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I first traveled to China and encountered its pet food market in person four years ago. In 2012, the market was brimming with potential, thanks to rapidly growing pet ownership among such a large population. Several multinational pet food companies had figured that out and established a presence in China, either via a manufacturing facility, distribution partnership or other means.
Fast forward to 2016, and not only are those and other multinational pet food players still highly active in the market; but now they have been joined by a number of domestic companies—and that number grows each year. Pet food production is booming in China and promises to stay on that upward trajectory.
Production volume reached 700,000 metric tons in 2015 and is expected to hit 1 million metric tons this year, according to Wang Jinquan, PhD, associate professor with the Feed Research Institute of the Chinese Academy of Agricultural Sciences. He presented an overview of a survey on the Chinese pet food industry, funded by the government’s Ministry of Agriculture, during Petfood Forum China 2016 on August 17 in Shanghai.
That production represented about 40% growth overall, which topped 100% in some areas of the country, Wang said. Fueling the growth are large capital investments: more than 10 new pet food factories have been built or are under construction, and Wang projected that more capital would pour into the market over the next five to 10 years as competition increases. Companies building the new plants include multinationals such as Perfect Companion from Thailand—its new factory in the Zhejiang province has an annual output of 120,000 metric tons—as well as domestic players such as Ronsy Pet Food.
Many of these companies’ products were on display in large, elaborate (and loud!) stands at Pet Fair Asia, one of the largest pet trade shows in China and co-location partner for Petfood Forum China. The first time I visited Pet Fair Asia in 2012, it consisted of one hall, and again, most of the pet food stands represented multinational companies. Each year since then, the show has expanded significantly, reaching four halls this year and outgrowing its venue, the Shanghai World Expo Exhibition and Convention Center. (Next year both Pet Fair Asia and Petfood Forum China will move to a much larger and newer facility, the Shanghai New International Expo Centre.)
Not only are there more pet food exhibitors at Pet Fair Asia, but more of them are domestic companies, growing not only in number but also sophistication. Their packages look as sleek as those from well-established markets and boast many of the most popular claims globally, such as natural, grain free, fresh, no preservatives, as well as novel ingredients such as pumpkin, sweet potatoes and carrots. A few companies, such as Bridge Petcare Ltd., are even going multinational themselves, with Bridge establishing a European presence under the Vigor & Sage brand.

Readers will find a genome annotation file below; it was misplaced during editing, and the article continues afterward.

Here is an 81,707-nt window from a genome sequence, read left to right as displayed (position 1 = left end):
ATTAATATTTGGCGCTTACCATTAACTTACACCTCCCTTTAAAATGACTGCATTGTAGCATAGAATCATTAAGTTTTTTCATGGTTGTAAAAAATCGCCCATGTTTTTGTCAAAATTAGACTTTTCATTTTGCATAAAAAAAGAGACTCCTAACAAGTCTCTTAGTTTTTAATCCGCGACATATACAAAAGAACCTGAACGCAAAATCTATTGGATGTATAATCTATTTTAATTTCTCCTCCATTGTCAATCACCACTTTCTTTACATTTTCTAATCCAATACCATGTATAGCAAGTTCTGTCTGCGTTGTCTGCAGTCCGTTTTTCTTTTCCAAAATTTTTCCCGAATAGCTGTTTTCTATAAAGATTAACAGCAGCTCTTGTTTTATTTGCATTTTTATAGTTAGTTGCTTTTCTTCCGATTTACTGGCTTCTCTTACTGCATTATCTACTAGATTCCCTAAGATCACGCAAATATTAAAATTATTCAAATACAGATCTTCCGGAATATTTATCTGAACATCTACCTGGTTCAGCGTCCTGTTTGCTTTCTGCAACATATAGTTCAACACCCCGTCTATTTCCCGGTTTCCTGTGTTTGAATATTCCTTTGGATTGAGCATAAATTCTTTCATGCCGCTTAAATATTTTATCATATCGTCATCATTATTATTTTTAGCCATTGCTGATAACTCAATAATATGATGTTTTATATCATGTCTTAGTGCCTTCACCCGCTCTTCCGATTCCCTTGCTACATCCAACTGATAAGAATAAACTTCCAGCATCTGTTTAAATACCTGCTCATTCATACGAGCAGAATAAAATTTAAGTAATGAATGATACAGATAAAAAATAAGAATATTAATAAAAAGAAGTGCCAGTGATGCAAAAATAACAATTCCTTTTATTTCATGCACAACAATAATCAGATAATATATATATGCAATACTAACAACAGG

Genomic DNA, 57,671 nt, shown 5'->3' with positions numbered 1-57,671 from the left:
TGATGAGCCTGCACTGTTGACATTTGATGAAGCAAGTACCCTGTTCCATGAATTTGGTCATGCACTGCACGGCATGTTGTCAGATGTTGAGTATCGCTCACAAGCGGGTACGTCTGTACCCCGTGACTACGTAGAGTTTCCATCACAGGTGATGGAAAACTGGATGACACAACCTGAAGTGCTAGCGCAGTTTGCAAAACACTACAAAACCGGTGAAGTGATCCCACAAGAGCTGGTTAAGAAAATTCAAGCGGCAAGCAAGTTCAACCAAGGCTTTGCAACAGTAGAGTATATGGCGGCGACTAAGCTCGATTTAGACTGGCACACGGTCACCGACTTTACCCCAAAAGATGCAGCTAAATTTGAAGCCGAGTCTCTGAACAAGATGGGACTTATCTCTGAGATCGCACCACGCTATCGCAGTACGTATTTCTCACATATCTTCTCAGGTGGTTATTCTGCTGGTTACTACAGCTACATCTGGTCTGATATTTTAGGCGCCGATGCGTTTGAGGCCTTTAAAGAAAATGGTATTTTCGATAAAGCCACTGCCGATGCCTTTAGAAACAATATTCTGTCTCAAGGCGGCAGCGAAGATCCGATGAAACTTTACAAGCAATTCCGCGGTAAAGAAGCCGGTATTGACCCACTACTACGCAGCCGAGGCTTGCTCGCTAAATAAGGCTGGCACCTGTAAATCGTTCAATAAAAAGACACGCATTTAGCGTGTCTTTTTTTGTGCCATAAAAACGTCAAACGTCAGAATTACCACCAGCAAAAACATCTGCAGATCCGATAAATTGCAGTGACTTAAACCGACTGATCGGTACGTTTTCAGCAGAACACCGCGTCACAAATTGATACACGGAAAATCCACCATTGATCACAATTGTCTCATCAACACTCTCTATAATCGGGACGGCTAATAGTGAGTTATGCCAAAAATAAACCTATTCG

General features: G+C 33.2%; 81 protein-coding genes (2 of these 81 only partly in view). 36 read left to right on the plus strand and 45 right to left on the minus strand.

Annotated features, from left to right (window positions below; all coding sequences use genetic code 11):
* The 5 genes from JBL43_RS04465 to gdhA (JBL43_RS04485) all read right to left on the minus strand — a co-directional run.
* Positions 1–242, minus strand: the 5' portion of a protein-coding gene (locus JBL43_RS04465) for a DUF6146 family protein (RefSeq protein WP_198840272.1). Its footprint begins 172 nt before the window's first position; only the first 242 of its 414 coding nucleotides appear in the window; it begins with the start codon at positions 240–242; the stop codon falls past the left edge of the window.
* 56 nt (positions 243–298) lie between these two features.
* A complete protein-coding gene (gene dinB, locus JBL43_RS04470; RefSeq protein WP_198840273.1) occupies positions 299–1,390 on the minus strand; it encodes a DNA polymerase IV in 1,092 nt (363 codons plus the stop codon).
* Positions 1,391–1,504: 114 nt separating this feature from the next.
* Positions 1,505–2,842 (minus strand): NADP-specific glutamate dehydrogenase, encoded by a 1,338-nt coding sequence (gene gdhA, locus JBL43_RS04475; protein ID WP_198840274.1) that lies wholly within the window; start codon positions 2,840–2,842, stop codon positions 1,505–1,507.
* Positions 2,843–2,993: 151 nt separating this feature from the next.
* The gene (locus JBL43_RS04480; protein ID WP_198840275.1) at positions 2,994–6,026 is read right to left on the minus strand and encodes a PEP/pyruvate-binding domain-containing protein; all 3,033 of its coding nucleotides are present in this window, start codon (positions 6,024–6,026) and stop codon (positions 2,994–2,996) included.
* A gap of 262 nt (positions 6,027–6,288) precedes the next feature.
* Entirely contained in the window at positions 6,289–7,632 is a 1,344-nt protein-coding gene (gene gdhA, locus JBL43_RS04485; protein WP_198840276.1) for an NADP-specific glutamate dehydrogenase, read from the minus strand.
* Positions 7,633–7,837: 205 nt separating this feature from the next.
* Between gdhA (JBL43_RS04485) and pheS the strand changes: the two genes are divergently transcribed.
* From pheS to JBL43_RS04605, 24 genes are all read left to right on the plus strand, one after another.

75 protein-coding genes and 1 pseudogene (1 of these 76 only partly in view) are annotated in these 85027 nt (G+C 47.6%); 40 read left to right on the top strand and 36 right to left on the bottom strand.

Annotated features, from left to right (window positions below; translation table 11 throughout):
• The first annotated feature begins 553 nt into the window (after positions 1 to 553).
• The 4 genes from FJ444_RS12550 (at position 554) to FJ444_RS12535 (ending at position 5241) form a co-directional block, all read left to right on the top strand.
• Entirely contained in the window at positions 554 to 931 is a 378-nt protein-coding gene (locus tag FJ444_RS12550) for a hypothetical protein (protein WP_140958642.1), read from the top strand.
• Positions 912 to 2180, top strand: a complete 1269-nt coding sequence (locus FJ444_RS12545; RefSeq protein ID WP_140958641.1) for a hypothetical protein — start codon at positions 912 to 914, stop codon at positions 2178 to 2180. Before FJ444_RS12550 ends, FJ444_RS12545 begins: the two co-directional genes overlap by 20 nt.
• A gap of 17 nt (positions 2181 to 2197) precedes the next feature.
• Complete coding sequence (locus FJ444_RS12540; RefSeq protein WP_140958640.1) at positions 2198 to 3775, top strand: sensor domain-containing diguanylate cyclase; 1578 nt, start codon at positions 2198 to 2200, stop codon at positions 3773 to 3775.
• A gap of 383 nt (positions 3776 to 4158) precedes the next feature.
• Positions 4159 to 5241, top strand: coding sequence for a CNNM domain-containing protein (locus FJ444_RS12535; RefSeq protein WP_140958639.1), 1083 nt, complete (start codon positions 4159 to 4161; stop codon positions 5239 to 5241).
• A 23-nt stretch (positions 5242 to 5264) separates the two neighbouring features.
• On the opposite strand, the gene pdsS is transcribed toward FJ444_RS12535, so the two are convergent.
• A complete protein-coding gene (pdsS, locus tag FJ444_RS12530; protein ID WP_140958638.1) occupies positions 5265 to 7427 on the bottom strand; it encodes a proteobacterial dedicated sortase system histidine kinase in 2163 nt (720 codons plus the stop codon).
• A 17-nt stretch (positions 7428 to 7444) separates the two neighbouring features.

True, with the domestic companies that still sell their pet food products only in China, it’s difficult to know whether they can back up their packaging claims or if they fully understand the necessary science and processing behind them. Yet efforts are under way to address that, too: Wang also provided a progress report on new pet food regulations and standards being developed, funded by the Ministry of Agriculture as well.
The area that seems most complete to date is for registration of imported pet food products, with the new regulations intending to speed up that process. The government also seems to have established some production capacities for new feed mills and pet food plants being built. Still to come are definitions of pet food (only dry pet food has been standardized to date) as well as labeling requirements.
Those pet food labels are important: 17% of pet owners in China say they read ingredient labels of pet foods and treats, said Pushan Tagore, vice president of global marketing-pet care for GfK, another Petfood Forum China presenter. The percentages rise to 23% and 18% in Shanghai and Beijing, respectively; that’s right in line with the global percentage of 20.8%.
Further, GfK’s data show the average price per kilogram of pet food and treats rose to about CNY45 (US$6.77) in April 2016, a 12.5% increase since 2013, reflecting the nascent yet increasing premiumization of the market, which GfK projects to reach about US$1.77 billion by the end of this year. (The research firm tracks pet food sales in pet shops, hypermarkets and veterinary clinics, plus online, in China.) That would mean about 19% growth year over year.
Even more interesting, while the multinational brands still dominate the Chinese pet food market, its growth is being driven by local brands, Tagore said, especially in pet shops. That’s particularly true for cat food, with 81% growth for domestic brands overall and 85% in pet shops, though cat food represents just 31% of the market. With dog food, sales increases for domestic brands are more modest—about 9% overall and nearly 10% in pet shops—but the average price per kilogram of domestic dog foods brands is growing much closer to that of multinational brands.
Another sign that for the still fledgling but rising Chinese pet food market, the sky’s the limit.